New Estonian Prime-Minister Taavi Roivas, EU’s youngest prime-minister, sworn in on 26 March 2014, took to Facebook to update his profile: “Work and Education” – Prime Minister.
For this new* generation of leaders, social media is part of their personality, part of their leadership and communication styles. This can only enrich social media work of (perennial) institutions, on (perennial) institutional profiles.
*not only people in their 20s or 30s, but people who get social media beyond its “utility”, extensively explained by the Comms department
Of course, these leaders will need social media training (just as they might make use of media- or AV-training): they can always become better by having someone keeping them updated on latest developments; and they will also need support to efficiently listen to what people are telling them and for special interactive operations. As a prime-minister, one might not have the time to read all the mentions, messages, comments anymore.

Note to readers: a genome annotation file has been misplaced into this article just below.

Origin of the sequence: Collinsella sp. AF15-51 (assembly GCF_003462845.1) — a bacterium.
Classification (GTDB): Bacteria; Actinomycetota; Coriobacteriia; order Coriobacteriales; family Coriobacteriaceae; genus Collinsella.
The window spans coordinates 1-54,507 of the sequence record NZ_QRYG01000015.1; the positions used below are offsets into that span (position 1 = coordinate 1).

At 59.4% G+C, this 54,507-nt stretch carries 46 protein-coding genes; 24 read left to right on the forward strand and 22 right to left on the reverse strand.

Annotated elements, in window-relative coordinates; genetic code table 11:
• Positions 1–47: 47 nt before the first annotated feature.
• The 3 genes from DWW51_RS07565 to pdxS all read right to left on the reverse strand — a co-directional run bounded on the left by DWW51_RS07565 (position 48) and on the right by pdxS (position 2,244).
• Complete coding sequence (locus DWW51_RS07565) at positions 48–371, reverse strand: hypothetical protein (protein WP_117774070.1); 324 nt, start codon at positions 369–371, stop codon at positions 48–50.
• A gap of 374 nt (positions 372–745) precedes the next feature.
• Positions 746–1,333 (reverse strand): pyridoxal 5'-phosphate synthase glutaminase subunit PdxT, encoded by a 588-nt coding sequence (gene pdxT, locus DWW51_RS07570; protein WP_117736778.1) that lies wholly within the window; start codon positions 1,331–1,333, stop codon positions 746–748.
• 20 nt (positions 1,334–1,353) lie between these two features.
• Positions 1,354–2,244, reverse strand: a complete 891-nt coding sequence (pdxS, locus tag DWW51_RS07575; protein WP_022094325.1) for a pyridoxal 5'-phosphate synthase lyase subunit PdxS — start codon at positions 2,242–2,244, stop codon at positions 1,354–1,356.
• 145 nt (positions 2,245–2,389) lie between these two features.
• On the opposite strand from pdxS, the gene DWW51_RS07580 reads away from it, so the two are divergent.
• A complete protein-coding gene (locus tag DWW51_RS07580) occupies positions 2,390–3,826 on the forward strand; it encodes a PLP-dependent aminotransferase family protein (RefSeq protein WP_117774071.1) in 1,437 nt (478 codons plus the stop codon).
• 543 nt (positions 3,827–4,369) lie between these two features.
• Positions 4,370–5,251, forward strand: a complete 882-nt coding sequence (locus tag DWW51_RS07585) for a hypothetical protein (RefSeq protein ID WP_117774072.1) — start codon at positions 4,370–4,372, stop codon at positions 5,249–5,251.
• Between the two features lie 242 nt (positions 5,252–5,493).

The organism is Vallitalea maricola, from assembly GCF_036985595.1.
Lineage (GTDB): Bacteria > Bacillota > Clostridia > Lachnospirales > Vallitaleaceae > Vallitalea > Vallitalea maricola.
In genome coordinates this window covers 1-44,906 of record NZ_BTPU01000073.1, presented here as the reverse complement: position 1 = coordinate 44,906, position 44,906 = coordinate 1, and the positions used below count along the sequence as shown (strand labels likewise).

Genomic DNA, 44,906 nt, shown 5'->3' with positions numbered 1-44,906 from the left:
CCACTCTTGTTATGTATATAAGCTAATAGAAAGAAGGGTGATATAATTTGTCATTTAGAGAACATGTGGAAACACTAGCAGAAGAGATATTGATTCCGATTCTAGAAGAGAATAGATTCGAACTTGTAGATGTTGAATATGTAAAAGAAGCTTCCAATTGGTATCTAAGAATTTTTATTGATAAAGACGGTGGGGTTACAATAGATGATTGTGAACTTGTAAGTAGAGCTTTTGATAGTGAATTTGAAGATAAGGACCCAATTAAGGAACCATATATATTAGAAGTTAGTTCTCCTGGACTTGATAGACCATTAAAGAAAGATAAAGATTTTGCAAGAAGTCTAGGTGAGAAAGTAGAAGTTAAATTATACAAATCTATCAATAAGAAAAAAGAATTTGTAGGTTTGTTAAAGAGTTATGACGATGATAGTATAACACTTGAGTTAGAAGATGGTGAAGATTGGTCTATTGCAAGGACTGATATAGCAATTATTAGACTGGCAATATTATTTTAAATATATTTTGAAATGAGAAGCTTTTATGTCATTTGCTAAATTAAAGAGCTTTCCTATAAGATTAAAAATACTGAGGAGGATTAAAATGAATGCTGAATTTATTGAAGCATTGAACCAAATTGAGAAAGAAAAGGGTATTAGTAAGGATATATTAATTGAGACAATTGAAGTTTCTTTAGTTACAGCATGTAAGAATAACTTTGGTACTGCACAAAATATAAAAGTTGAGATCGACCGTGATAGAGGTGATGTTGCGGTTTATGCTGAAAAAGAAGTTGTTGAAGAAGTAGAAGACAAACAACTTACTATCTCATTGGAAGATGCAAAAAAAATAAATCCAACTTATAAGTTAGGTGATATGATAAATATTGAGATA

How do Comms teams mix the perennial digital presence of the institution with the personal touch of the people who personify these institutions for a certain period of time?
- The website of the Polish PM transforms the social media work on the personal Twitter profile of Donald Tusk into stories for the official website.
- The website of the Belgian PM embeds widgets pulling tweets and Facebook posts from the personal profiles of Elio Di Rupo. This should be handled with care and switched off during electoral times, so as not to promote the message of a specific political party
- Beyond the website, Comms teams often take advantage of this more or less natural tendency and organize chats or other interactive moments – for ex. Angela Merkel on the youtube channel of the Chancellery. Werner Faymann will soon organise a hangout on the upcoming EP elections:
— Nathalie Davies (@DaviesNathalie) March 13, 2014
So what EU leaders are naturally great dancers?
Looking forward to your comments!